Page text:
Guest blog post by Skevoulla Christou (University of Surrey, Biochemical Society Intern and author of ‘Biochemists in Industry’)
Biochemists can be found doing a range of jobs in various working environments. Biochemists in Industry outlines the kind of work biochemists do in various sectors, as well as the skills required for these roles. As part of my research I met Erin, Edward and Sibylle, who told me about their jobs and how biochemistry has played an important part. Read below for a snapshot of their case studies…
Erin Mozley, Senior Clinical Scientist
I was interested in aspects of both biology and chemistry, which led me to do an undergraduate Master’s degree in Biochemistry (MBiochem) at Oxford University. At a careers fair, I came across the NHS stand and discovered clinical science. Clinical science appealed to me as it was a good mix of biochemistry and medicine so I applied for the NHS training scheme.
The main duties of my role are to run tests on patient samples, ensure machines are functioning accurately, and interpret the result into a helpful answer for medical staff. Without clinical scientists, the majority of diagnoses could not be made. My favourite aspect of the job is the day-to-day variation, including an ideal mix of computer work and interpretation with practical laboratory work, and the fact that you are always learning something new. I would advise anyone looking to apply for the NHS Clinical Scientist training programme to look around hospital labs, talk to Clinical Scientists, and find out exactly what the job is and what it entails.
Edward Beaumont, Senior Scientist
I did my undergraduate degree in Biochemistry as I was particularly interested in understanding the biological process at a molecular level. The lab where I carried out my final project developed a physics approach to understand cellular mechanism. It was a really rewarding experience to work within a multidisciplinary team including physicists and biologists. I enjoyed my final year project so much I decided to continue and carried out a Master’s and a PhD.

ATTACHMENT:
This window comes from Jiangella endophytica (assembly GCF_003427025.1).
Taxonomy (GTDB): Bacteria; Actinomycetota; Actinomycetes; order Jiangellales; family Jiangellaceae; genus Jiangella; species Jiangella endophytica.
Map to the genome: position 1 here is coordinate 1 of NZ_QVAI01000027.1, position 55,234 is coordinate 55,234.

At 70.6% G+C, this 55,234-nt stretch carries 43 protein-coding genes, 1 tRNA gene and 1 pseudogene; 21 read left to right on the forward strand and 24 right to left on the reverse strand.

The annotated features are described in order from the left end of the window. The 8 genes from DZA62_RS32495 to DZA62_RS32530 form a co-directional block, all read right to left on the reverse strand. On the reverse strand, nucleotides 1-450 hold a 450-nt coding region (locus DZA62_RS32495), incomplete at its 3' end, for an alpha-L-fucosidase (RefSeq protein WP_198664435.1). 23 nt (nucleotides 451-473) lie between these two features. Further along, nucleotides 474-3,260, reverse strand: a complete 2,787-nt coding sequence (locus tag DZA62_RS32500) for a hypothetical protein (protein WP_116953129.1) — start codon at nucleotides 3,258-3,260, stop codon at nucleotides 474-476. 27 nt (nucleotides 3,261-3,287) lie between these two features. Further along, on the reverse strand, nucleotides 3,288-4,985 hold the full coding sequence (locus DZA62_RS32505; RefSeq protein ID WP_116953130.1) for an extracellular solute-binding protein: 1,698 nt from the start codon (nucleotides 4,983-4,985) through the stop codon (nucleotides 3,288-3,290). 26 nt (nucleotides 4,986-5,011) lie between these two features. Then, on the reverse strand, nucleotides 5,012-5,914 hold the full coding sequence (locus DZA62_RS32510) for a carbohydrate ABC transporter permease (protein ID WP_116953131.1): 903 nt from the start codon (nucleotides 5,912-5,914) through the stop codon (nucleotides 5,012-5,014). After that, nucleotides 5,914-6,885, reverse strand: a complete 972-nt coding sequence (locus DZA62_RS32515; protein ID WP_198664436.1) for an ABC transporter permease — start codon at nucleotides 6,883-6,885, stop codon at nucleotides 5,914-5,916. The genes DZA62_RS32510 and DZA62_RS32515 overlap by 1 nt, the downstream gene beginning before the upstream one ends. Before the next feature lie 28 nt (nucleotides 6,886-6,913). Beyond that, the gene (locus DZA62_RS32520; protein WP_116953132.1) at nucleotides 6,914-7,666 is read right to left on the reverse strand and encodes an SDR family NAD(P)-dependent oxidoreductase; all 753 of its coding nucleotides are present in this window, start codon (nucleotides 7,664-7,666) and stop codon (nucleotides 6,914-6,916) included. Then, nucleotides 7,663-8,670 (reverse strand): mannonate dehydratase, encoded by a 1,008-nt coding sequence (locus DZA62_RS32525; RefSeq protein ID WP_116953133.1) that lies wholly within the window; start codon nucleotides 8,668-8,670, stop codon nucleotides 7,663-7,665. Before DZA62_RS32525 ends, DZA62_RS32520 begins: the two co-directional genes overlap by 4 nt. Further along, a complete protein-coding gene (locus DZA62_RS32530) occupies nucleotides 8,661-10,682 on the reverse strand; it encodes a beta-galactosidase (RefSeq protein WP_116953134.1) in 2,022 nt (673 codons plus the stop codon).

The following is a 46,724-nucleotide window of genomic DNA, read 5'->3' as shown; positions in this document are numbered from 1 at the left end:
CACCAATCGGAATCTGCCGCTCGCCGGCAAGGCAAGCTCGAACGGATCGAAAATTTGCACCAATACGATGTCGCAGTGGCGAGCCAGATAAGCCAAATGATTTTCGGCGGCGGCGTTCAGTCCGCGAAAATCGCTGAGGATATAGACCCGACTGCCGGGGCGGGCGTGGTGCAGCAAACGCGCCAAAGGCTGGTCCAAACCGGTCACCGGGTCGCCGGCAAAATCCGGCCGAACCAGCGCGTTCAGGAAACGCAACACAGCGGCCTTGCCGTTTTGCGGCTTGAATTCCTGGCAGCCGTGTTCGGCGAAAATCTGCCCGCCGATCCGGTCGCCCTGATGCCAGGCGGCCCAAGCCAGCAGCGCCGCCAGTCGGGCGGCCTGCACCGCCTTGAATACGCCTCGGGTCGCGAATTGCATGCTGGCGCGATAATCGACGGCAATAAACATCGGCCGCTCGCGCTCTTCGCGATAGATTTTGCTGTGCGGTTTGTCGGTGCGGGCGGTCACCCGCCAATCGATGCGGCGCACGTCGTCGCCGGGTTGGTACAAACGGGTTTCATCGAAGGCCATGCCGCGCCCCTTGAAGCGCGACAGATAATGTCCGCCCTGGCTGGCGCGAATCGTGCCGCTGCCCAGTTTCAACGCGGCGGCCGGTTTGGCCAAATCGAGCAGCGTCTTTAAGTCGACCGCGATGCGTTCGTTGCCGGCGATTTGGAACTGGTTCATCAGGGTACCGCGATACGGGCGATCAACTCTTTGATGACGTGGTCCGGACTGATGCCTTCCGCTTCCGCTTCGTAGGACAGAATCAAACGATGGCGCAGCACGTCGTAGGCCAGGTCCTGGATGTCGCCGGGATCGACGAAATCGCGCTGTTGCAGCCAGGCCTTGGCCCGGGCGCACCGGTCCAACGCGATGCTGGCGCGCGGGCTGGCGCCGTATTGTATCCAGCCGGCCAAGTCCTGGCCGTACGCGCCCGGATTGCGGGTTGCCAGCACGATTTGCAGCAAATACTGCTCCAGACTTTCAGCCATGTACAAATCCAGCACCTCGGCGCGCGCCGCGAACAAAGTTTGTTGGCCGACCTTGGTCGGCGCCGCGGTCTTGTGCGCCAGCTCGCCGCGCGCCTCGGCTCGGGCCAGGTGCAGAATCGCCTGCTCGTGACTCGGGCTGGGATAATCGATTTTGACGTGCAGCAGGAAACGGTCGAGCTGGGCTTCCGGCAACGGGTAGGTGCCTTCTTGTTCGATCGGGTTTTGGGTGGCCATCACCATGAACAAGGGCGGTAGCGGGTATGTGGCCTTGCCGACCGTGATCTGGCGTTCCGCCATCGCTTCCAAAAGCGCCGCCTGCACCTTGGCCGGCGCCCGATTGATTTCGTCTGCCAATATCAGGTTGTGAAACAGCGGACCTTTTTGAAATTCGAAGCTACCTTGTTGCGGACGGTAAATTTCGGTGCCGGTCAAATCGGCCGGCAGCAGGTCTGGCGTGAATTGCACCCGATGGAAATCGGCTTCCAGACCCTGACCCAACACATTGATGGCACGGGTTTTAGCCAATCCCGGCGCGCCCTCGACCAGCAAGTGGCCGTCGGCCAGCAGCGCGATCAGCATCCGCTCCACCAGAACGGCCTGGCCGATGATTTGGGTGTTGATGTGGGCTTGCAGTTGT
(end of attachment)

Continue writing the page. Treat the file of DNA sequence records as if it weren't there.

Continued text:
After my PhD, I had the opportunity to work for a biotechnology company and I later went back into academia to gain experience in protein crystallography. My current role involves supporting the medicinal chemistry department’s efforts in finding new drugs. My role is to provide molecular insight of how the drug binds to a specific protein target by performing protein crystallography experiments. Every project brings its own challenge to solve and it allows you to learn a lot from the talented colleagues you work with. I am always delighted when, as part of a team, a solution or a drug candidate is found so the project can move forward to the next step.
Sibylle Heidelberger, Support Specialist
I was always interested in sciences, so I chose biochemistry which was a nice mixture of chemistry in a biological context. My undergraduate degree was Biochemistry Co-op (BSc), a co-operative education programme meaning I went to work as part of my degree. During my final year project, I became involved with mass spectrometry and found I love working with the equipment. This led to me doing a part-time PhD while working full-time as a mass spectrometry technician.
In my current role, I support customers who have bought our instruments and help them to achieve their goals. This can involve helping with the setup, troubleshooting and training of the instruments. I like working and meeting people, whether it is at conferences or in the lab for a demonstration. I love my work; talking about it, working with the instruments and on difficult data sets. If you’re interested in this type of work or any sort of analytical work, I suggest you see if you can work or volunteer in a lab, either at the university or in an analytical lab. The key is to be interested in what you are doing as your interest and enthusiasm will work for you.
If you want to find out more about the job roles, the skills required and the pros and cons of the jobs check out the full profiles on the Biochemical Society website: http://www.biochemistry.org/Education/HigherEducation.aspx